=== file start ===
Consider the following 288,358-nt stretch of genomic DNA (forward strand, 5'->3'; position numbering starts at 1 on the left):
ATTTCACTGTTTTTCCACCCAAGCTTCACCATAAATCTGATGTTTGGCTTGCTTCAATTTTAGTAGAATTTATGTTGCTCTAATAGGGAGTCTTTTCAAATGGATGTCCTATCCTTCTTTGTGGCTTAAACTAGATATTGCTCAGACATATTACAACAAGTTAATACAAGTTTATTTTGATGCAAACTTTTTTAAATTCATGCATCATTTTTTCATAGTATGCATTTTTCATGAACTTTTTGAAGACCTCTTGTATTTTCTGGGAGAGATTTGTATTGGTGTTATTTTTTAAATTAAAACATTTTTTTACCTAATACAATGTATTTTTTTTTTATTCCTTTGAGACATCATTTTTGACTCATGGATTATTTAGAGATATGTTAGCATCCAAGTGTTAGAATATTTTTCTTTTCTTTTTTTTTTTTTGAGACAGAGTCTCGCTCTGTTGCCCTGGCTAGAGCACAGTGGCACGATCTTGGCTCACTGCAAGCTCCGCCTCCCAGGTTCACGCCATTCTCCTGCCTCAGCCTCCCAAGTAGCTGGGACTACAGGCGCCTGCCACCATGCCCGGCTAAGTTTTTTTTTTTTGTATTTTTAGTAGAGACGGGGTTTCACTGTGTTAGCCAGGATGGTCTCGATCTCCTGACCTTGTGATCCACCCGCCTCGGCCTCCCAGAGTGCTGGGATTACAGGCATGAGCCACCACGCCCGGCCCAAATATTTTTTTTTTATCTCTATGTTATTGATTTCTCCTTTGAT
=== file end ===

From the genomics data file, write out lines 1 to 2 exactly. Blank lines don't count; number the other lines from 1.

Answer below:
Consider the following 288,358-nt stretch of genomic DNA (forward strand, 5'->3'; position numbering starts at 1 on the left):
ATTTCACTGTTTTTCCACCCAAGCTTCACCATAAATCTGATGTTTGGCTTGCTTCAATTTTAGTAGAATTTATGTTGCTCTAATAGGGAGTCTTTTCAAATGGATGTCCTATCCTTCTTTGTGGCTTAAACTAGATATTGCTCAGACATATTACAACAAGTTAATACAAGTTTATTTTGATGCAAACTTTTTTAAATTCATGCATCATTTTTTCATAGTATGCATTTTTCATGAACTTTTTGAAGACCTCTTGTATTTTCTGGGAGAGATTTGTATTGGTGTTATTTTTTAAATTAAAACATTTTTTTACCTAATACAATGTATTTTTTTTTTATTCCTTTGAGACATCATTTTTGACTCATGGATTATTTAGAGATATGTTAGCATCCAAGTGTTAGAATATTTTTCTTTTCTTTTTTTTTTTTTGAGACAGAGTCTCGCTCTGTTGCCCTGGCTAGAGCACAGTGGCACGATCTTGGCTCACTGCAAGCTCCGCCTCCCAGGTTCACGCCATTCTCCTGCCTCAGCCTCCCAAGTAGCTGGGACTACAGGCGCCTGCCACCATGCCCGGCTAAGTTTTTTTTTTTTGTATTTTTAGTAGAGACGGGGTTTCACTGTGTTAGCCAGGATGGTCTCGATCTCCTGACCTTGTGATCCACCCGCCTCGGCCTCCCAGAGTGCTGGGATTACAGGCATGAGCCACCACGCCCGGCCCAAATATTTTTTTTTTATCTCTATGTTATTGATTTCTCCTTTGAT